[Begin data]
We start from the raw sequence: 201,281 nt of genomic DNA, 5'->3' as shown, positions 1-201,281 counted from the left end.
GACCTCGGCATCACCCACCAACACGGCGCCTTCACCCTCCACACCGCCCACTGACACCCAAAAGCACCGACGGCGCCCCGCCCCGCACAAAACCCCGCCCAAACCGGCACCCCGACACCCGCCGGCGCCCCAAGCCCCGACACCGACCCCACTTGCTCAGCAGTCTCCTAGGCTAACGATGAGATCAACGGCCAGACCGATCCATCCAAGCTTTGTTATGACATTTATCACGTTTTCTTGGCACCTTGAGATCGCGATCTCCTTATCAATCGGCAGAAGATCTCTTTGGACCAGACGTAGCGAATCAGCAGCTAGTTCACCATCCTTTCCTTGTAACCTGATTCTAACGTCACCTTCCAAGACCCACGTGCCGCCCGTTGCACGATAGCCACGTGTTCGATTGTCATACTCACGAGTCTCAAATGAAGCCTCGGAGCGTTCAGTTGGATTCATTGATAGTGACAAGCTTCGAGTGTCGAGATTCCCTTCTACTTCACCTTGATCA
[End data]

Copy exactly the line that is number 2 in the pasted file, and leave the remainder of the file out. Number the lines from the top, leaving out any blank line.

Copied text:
GACCTCGGCATCACCCACCAACACGGCGCCTTCACCCTCCACACCGCCCACTGACACCCAAAAGCACCGACGGCGCCCCGCCCCGCACAAAACCCCGCCCAAACCGGCACCCCGACACCCGCCGGCGCCCCAAGCCCCGACACCGACCCCACTTGCTCAGCAGTCTCCTAGGCTAACGATGAGATCAACGGCCAGACCGATCCATCCAAGCTTTGTTATGACATTTATCACGTTTTCTTGGCACCTTGAGATCGCGATCTCCTTATCAATCGGCAGAAGATCTCTTTGGACCAGACGTAGCGAATCAGCAGCTAGTTCACCATCCTTTCCTTGTAACCTGATTCTAACGTCACCTTCCAAGACCCACGTGCCGCCCGTTGCACGATAGCCACGTGTTCGATTGTCATACTCACGAGTCTCAAATGAAGCCTCGGAGCGTTCAGTTGGATTCATTGATAGTGACAAGCTTCGAGTGTCGAGATTCCCTTCTACTTCACCTTGATCA